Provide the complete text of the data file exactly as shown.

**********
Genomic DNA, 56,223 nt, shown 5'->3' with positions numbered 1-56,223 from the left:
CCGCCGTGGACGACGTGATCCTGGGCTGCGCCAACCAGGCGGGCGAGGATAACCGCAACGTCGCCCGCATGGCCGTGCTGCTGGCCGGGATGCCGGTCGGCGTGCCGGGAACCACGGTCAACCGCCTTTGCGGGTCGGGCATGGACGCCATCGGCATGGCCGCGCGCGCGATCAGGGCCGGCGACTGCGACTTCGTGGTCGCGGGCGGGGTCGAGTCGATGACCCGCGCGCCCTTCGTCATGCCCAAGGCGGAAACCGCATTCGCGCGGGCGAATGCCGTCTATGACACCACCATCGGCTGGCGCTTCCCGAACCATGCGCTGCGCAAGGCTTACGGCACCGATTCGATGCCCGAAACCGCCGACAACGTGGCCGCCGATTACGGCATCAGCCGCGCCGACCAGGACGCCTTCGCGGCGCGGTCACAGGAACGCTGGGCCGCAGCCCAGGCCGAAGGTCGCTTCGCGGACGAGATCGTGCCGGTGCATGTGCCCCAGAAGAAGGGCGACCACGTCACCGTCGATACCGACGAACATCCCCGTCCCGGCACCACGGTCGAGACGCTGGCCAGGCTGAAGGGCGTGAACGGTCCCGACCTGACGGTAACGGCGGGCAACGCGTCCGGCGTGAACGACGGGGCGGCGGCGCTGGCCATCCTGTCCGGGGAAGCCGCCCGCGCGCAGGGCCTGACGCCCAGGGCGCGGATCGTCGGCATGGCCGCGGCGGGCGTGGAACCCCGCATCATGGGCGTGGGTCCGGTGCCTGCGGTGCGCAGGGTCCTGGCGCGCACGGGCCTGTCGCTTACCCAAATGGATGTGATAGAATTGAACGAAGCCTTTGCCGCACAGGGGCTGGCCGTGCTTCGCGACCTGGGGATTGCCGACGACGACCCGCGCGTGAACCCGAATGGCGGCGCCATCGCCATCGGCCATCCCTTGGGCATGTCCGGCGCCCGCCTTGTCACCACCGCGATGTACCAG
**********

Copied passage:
Genomic DNA, 56,223 nt, shown 5'->3' with positions numbered 1-56,223 from the left:
CCGCCGTGGACGACGTGATCCTGGGCTGCGCCAACCAGGCGGGCGAGGATAACCGCAACGTCGCCCGCATGGCCGTGCTGCTGGCCGGGATGCCGGTCGGCGTGCCGGGAACCACGGTCAACCGCCTTTGCGGGTCGGGCATGGACGCCATCGGCATGGCCGCGCGCGCGATCAGGGCCGGCGACTGCGACTTCGTGGTCGCGGGCGGGGTCGAGTCGATGACCCGCGCGCCCTTCGTCATGCCCAAGGCGGAAACCGCATTCGCGCGGGCGAATGCCGTCTATGACACCACCATCGGCTGGCGCTTCCCGAACCATGCGCTGCGCAAGGCTTACGGCACCGATTCGATGCCCGAAACCGCCGACAACGTGGCCGCCGATTACGGCATCAGCCGCGCCGACCAGGACGCCTTCGCGGCGCGGTCACAGGAACGCTGGGCCGCAGCCCAGGCCGAAGGTCGCTTCGCGGACGAGATCGTGCCGGTGCATGTGCCCCAGAAGAAGGGCGACCACGTCACCGTCGATACCGACGAACATCCCCGTCCCGGCACCACGGTCGAGACGCTGGCCAGGCTGAAGGGCGTGAACGGTCCCGACCTGACGGTAACGGCGGGCAACGCGTCCGGCGTGAACGACGGGGCGGCGGCGCTGGCCATCCTGTCCGGGGAAGCCGCCCGCGCGCAGGGCCTGACGCCCAGGGCGCGGATCGTCGGCATGGCCGCGGCGGGCGTGGAACCCCGCATCATGGGCGTGGGTCCGGTGCCTGCGGTGCGCAGGGTCCTGGCGCGCACGGGCCTGTCGCTTACCCAAATGGATGTGATAGAATTGAACGAAGCCTTTGCCGCACAGGGGCTGGCCGTGCTTCGCGACCTGGGGATTGCCGACGACGACCCGCGCGTGAACCCGAATGGCGGCGCCATCGCCATCGGCCATCCCTTGGGCATGTCCGGCGCCCGCCTTGTCACCACCGCGATGTACCAG